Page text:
Seeking to extend legal professional privilege
THE issue of legal professional privilege arises in many circumstances. For instance, the South African Revenue Service (SARS), when asking for information from a taxpayer, usually requires such information in terms of section 74 and section 74A of the Income Tax Act. In these requests they sometimes ask for, among other things, all tax opinions relating to a particular transaction.
The Tax Administration Bill will, once it comes into effect, replace the provisions of section 74A of the Income Tax Act and will set out the information which must be provided by a taxpayer on request from SARS.
One of the few circumstances where documents do not have to be provided to SARS is where such documents are subject to legal professional privilege.
Section 64 of the Tax Administration Bill also recognises legal professional privilege and sets out circumstances for determining whether such privilege applies to documents requested by SARS.
In the recent UK case of Prudential PLC and Prudential (Gibraltar) Limited v Special Commissioner of Income Tax and Philip Pandolfo (HM Inspector of Taxes) Prudential attempted to extend the existing rule of legal professional privilege to advice on tax law given by accountants. The court of appeal unanimously confirmed that legal professional privilege did not apply to any other professionals except solicitors and barristers. This matter is now on its second appeal and Prudential is again seeking to extend legal professional privilege beyond the legal profession.
This article provides some background to legal professional privilege in SA and its importance in respect of tax disputes with SARS.
The rationale of this privilege is that it promotes the public interest because it assists and enhances the administration of justice by facilitating the representation of clients by legal advisers. It encourages people to seek and obtain legal advice to ensure that the law is applied and that litigation is properly conducted. Lawyers are regarded as part of the system of administration of justice, and for that system to be able to function properly people must be able to obtain legal advice and representation, secure in the knowledge that what they disclose to their lawyers will remain confidential and be protected against public disclosure.
Legal privilege applies to communications (written or oral) in the following two situations:
Communications between a legal adviser and his client made for the purpose of obtaining or giving legal advice.
Communications between legal adviser and client, or between either of them and a third party, for the purpose of preparing for litigation.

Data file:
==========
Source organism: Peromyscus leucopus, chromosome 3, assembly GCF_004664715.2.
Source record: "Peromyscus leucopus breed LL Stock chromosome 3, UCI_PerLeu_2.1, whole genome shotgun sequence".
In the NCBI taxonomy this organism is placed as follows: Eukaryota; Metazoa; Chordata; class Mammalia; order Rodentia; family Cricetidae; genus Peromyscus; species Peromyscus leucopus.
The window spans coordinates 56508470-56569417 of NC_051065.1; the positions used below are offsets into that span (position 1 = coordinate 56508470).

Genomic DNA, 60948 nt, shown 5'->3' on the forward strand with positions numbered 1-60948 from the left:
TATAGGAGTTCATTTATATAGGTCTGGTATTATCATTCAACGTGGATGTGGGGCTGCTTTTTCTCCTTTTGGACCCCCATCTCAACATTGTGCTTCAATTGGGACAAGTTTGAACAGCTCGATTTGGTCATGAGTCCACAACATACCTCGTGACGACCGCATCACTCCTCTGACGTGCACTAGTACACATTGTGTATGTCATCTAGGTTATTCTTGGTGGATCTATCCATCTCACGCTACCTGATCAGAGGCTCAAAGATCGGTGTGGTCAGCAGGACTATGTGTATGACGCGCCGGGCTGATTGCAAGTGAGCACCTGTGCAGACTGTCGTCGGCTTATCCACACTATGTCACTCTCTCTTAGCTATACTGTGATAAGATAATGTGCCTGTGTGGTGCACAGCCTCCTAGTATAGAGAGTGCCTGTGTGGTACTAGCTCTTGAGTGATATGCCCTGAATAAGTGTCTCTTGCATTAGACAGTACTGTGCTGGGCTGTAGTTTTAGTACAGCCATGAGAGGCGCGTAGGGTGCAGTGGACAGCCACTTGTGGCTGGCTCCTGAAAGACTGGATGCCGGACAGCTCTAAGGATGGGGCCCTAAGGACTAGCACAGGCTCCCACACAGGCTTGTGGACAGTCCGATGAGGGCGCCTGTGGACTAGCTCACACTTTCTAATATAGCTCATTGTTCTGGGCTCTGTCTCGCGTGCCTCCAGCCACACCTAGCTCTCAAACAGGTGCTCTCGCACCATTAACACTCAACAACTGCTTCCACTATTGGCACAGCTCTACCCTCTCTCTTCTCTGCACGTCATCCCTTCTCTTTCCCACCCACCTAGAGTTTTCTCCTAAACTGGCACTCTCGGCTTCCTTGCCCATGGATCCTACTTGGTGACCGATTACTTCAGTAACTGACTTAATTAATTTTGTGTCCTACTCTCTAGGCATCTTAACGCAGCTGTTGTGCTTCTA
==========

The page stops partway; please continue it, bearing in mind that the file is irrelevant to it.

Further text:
The communication must have been made in confidence. The privilege is a right of the client, and has to be claimed. It can be waived, expressly or by implication. It does not apply when the advice is sought for a criminal or fraudulent purpose.
The advice must have been sought and given in a professional capacity. Originally, legal professional privilege was restricted to barristers and solicitors (advocates and attorneys) as officers of the court, in independent practice, and subject to the ethics and discipline of their professions.
In modem times, when more lawyers are employed by large corporations, institutions and governments to provide ‘in-house” legal advice and services, the question has arisen whether legal professional privilege attaches to communications between them and their employers.
In particular the issue arises whether legal professional privilege also applies to in-house counsel. In the UK case of Alfred Crompton Amusement Machines Ltd v Commissioner of Customs and Excise, Lord Denning in the Court of Appeal expressed the view that legal professional privilege extends also to such in-house salaried legal advisers. In his view they were in the same legal position as lawyers who practised on their own account, the only difference being that they acted for one client rather than for many.
A contrary view was expressed by the European Court of Justice in AM & S Europe Ltd v Commission of the European Communities on the grounds that in-house lawyers lack the independence to justify making their advice privileged, an independent lawyer being one “who is not bound to his client by a relationship of employment”.
In SA the question of the extension of the privilege to salaried in-house legal advisers has yet to be definitively pronounced upon by the Supreme Court of Appeal, but at high court level Lord Denning’s view has been approved. In Mohamed v The President of the Republic of SA, Judge Hoffmann, after considering the matter in some detail, concluded as that “to limit the scope of legal professional privilege to clients and lawyers in private practice is not, in my view, justified in law”.
Academic writers in SA tend to regard the question of the extension of the privilege to salaried legal advisers as being still an open one, but the weight of opinion seems now to be shifting in favour of such an extension.
In the light of developments in the common law world and of the decision of the Cape High Court in Mahomed’s case, it is considered that when it is finally seized of the matter, the Supreme Court of Appeal may well extend the privilege to salaried legal advisors. However, as in the UK Prudential case, it is unlikely that legal privilege will be extended to accounting firms providing tax advice.